In order to get the best out of Google Trends and use the latest trends in a way nobody else does, you should be looking keenly at what is happening seasonally at all times. With the help of Google Trends, you can find relevant topics that are trending right now and create content about them before no-one else does.
Not long ago, the practice of “newsjacking” was a sure way to capitalise on current hot stories. Google Trends can indeed show you exactly which news trends of the day are the hottest. I would consider these short term media cycles, and these can be as good as they are bad. If it works for you, you could propel yourself as a content creator, but if done bad, then you could just be another blip in a huge sea of creators.
It all depends on how you use the knowledge and data to promote your content.
There are a few ways to do this:
- Identify trends with filtering by specific categories or countries. Today’s top health story might not make major headlines in Google Trends, but it can help you identify topics to watch.
- Compare two key phrases in a single trend. For example, “homesteading” + “United States” + “okie homesteading expo” is coming up as a Breakout search string. The Okie Homesteading Expo was on 19 March 2022, but it was the first one, which could indicate an increase in trend interest due to other regions wanting to emulate a similar type of expo, or potential internal migration to that area identifying local things to do in the area. A simple google search shows lots of youtube videos about the expo showing lots of Youtube Homesteaders attended.
Understanding trends in cycles is important too. Like our example earlier on cruises, it’s likely that things that stopped trending in 2020 and 2021 may now be redeeming as breakout trends, as restrictions ease and travel opens up again. Don’t dismiss a term because you limit your research to a couple of years only, because just like those mum jeans, your content – old and new – will also be more or less popular depending on what else is happening.
9. Use long-tail key phrases to inspire content
Long-tail keywords are phrases or words that are more specific – generally longer too – than more commonly used keywords. These type of search terms get less search traffic (due to their specificity) but will have a higher conversion value due to this same reason.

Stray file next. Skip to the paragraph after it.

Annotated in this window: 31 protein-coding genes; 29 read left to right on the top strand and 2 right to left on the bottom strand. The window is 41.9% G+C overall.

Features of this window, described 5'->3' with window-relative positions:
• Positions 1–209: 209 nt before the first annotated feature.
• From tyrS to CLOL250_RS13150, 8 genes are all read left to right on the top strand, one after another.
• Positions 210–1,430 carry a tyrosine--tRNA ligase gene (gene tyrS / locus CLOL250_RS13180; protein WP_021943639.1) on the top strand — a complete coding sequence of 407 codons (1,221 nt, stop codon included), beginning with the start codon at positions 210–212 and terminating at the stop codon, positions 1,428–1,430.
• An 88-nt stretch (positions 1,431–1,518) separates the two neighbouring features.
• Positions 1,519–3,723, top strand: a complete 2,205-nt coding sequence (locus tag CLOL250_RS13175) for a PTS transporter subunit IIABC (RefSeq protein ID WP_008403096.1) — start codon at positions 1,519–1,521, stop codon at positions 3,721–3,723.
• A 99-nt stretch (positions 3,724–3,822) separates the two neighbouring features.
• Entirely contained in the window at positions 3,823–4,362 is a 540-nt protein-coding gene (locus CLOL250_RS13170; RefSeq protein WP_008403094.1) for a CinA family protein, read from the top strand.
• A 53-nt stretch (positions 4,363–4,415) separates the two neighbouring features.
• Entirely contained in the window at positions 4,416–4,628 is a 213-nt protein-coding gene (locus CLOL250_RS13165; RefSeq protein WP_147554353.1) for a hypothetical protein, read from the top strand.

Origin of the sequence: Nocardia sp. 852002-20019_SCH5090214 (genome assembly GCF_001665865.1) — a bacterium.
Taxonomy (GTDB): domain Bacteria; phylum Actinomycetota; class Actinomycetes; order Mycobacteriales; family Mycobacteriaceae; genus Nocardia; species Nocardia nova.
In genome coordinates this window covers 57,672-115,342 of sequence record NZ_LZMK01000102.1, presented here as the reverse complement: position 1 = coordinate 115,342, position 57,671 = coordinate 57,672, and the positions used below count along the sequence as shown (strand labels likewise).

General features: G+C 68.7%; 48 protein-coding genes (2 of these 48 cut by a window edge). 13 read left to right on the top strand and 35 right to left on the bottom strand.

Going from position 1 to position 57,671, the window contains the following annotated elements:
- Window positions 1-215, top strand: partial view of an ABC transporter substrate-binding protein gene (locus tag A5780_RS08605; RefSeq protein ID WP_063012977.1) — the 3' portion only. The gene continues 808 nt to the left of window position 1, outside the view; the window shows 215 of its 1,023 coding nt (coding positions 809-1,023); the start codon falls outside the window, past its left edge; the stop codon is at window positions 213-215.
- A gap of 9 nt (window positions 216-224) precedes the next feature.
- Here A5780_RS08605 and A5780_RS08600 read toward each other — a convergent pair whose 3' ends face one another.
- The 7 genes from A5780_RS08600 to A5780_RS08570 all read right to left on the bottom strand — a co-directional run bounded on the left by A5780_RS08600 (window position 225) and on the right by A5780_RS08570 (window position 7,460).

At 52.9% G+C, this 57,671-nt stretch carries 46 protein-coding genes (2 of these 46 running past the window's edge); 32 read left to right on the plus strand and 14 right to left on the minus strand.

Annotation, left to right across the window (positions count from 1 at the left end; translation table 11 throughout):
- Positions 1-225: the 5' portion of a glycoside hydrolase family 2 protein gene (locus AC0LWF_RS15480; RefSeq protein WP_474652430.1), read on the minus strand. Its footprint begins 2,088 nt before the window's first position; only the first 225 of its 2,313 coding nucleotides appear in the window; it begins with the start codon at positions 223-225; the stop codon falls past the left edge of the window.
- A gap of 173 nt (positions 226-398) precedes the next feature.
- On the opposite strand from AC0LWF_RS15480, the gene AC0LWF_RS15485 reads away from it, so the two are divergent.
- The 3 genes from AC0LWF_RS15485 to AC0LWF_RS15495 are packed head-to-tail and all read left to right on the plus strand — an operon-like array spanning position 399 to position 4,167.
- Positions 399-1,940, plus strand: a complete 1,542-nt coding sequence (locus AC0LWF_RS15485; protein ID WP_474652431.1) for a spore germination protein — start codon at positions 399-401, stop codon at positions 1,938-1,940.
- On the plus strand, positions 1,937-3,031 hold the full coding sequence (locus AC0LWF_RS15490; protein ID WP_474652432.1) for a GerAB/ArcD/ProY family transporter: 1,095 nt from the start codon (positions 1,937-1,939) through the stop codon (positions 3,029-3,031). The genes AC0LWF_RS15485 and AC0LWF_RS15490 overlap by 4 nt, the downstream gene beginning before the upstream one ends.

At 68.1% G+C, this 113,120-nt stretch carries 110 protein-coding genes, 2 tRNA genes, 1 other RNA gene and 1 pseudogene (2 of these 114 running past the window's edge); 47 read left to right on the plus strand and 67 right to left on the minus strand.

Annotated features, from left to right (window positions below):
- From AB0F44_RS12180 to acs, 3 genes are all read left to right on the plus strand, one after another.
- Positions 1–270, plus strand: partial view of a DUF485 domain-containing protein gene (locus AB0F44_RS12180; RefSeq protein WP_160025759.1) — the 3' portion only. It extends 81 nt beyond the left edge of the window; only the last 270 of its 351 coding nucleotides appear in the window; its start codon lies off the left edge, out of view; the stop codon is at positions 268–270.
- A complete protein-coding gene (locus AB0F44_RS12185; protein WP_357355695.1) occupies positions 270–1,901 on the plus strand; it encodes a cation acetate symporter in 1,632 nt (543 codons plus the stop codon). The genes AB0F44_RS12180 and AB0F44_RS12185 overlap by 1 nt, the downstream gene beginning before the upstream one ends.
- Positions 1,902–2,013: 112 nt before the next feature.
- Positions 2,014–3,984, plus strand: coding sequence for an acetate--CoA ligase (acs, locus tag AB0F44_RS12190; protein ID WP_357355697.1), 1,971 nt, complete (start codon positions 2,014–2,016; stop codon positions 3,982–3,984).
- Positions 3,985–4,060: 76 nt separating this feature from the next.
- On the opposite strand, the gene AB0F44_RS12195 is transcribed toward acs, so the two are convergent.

I’ll give you an example: most blogs or social media profiles have a niche or main topic – this is called the head term or main keyword. For example, mine is homesteading. If you had a food blog, your mainwords would be things like restaurant, eating, recipes.
The main topic of your homestead brand is what you want people to find you for. In my case, it would include homesteading but in the huge pool of other homesteaders, I want to stand out. So as an Australian homesteader, I should use a phrase such as Australian homesteader, aussie homesteading, homesteading in Queensland, homesteading in Australia.
These phrases are now all primary examples of long-tail keywords I could use on my blog and social media content.
But we can go further than that. Optimising our content can get deeper than just those terms. Let’s use food as our example:
- food blog – restaurant, eating, recipes
- Italian food, Italian recipes
- Homemade Italian ravioli, homemade Italian gnocchi, canning excess tomato for Italian pasta sauce
10. Identify blind spots & don’t misread the trends
Don’t ever trust a single snapshot. Always get a broader view of a timeline to see what else is happening. Just like the example of Okie Homesteading Expo – there’s a reason why this is important now, despite the event being in March 2022.
Is an increased trend in one key phrase still dwarfed by more important ones? Always look for context. Geographical and region-specific trends are subject to quick change which can benefit you as a content creator.
Knowing what you now do, you can use Google Trends to plan your content calendar.
- Google Trends data is more important and valuable than ever.
- There are unique insights to be learned for those willing to go beyond a basic search and understanding their core keyword in the grander scheme of trends
- The key is sticking with your queries until you find the insights – even if they aren’t always obvious.
To read the other articles in this series:
- 10 ways to promote your homestead on the internet
- Why blogging for homesteaders is still relevant
- Promoting your homestead on Instagram – 5 useful tips to gain followers and engagement
- How to use social media for your homestead business